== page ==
Bank of Canada sticks to guns on raising rates
OTTAWA, Sept 5
OTTAWA, Sept 5 (Reuters) - The Bank of Canada doggedly stuck to its message on Wednesday that interest rates may have to rise because it expects the sluggish economy to gain momentum this year and next and inflation to return to target within a year.
The central bank held its key overnight rate at 1 percent, as expected, extending a two-year freeze on borrowing costs after it became the first Group of Seven (G7) country to lift rates from emergency lows in 2010 following the recession.
But as the U.S. Federal Reserve and other global central banks contemplate further rounds of easing amid a global economic slowdown, Canada insisted that the time for removing stimulus could be near.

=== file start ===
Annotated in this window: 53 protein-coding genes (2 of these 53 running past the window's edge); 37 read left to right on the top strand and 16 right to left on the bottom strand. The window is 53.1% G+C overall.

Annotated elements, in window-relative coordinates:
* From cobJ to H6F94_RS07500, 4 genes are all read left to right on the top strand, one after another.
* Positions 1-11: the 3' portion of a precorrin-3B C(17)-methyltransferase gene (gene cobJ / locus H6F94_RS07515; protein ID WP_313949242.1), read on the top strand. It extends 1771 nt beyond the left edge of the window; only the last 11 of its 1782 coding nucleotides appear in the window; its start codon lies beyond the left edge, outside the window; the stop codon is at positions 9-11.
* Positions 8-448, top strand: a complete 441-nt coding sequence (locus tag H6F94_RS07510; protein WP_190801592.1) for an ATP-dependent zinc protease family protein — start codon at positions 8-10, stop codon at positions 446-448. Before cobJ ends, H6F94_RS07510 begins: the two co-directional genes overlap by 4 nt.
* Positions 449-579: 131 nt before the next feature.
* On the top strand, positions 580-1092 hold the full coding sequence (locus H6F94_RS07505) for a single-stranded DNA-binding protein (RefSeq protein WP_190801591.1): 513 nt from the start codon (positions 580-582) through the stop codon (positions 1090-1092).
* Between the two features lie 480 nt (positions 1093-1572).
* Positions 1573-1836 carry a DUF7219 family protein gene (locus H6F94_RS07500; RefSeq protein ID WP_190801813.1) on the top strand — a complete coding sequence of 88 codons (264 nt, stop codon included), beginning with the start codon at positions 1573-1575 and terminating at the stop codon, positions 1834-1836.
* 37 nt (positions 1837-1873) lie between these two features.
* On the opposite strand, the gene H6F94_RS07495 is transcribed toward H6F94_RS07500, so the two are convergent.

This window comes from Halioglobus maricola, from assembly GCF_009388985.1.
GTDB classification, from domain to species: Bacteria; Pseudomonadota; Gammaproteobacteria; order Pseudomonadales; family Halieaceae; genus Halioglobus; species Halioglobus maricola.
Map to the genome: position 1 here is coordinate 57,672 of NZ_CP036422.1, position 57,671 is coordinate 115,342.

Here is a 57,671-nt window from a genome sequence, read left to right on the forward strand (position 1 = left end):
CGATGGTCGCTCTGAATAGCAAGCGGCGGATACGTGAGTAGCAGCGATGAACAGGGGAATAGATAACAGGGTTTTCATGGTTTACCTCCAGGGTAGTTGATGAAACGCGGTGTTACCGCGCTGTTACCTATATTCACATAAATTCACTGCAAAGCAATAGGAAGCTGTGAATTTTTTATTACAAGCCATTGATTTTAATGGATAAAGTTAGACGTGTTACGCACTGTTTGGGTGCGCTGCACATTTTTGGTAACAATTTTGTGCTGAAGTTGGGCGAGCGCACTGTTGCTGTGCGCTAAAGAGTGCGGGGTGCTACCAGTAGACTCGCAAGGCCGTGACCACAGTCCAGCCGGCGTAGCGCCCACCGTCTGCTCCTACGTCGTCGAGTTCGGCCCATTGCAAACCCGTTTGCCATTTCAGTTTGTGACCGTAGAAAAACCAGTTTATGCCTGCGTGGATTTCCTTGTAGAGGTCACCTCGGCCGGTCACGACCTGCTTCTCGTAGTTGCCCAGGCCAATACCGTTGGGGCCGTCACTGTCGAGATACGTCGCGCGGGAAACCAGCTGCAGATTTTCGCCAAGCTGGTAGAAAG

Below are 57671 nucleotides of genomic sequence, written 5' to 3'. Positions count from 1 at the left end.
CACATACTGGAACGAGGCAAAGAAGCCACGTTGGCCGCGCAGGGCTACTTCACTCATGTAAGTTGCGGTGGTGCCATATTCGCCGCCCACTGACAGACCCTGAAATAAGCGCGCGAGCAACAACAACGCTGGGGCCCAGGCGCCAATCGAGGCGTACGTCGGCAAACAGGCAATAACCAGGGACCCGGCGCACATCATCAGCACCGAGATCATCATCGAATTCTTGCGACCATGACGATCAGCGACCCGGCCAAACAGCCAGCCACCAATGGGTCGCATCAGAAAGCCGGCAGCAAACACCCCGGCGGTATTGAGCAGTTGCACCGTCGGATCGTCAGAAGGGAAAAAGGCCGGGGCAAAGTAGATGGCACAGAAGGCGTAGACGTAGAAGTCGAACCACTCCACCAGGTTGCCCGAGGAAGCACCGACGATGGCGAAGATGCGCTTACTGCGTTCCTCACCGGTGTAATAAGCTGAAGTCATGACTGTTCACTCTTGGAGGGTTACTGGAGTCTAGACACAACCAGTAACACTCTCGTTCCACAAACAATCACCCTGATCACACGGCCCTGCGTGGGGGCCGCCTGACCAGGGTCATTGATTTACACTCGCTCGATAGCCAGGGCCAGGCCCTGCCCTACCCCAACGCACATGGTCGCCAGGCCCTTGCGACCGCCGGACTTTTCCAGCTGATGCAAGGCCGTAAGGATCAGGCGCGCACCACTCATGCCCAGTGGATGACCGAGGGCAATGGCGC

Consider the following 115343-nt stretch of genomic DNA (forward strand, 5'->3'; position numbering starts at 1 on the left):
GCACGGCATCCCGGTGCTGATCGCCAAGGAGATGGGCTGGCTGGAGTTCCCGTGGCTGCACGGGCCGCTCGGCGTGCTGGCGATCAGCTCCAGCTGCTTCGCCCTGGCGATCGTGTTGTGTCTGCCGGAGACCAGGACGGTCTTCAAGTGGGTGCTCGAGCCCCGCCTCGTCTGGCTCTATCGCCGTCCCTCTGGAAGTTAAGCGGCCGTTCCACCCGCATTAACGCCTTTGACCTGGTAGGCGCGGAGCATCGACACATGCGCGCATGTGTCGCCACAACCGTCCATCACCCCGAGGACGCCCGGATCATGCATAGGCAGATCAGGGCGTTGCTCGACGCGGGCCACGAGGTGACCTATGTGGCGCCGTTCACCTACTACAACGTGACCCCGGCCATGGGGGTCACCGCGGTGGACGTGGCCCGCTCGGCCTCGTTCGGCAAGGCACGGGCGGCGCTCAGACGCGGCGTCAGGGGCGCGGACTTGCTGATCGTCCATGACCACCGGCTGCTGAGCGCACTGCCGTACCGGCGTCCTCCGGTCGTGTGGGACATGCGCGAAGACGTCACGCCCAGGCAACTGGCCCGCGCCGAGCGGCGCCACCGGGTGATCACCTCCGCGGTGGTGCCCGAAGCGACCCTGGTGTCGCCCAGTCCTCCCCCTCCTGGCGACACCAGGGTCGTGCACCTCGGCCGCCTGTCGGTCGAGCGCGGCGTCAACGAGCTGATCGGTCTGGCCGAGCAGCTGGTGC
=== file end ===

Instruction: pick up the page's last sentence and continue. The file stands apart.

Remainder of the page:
"To the extent that the economic expansion continues and the current excess supply in the economy is gradually absorbed, some modest withdrawal of the present considerable monetary policy stimulus may become appropriate, consistent with achieving the 2 percent inflation target over the medium term," the bank said in its announcement, using language identical to its last two rate statements.
The bank judges the economy's underlying momentum to be roughly in line with its growth potential, which it has said is 2 percent. That is despite being held back by global headwinds and growing at an annualized rate of 1.8 percent in the second quarter. Growth will pick up through 2013, driven by consumption and business investment, it projected.
The bank sees core inflation, softer than expected in recent months, returning to its 2 percent target along with total inflation over the next 12 months since the economy is operating near its potential.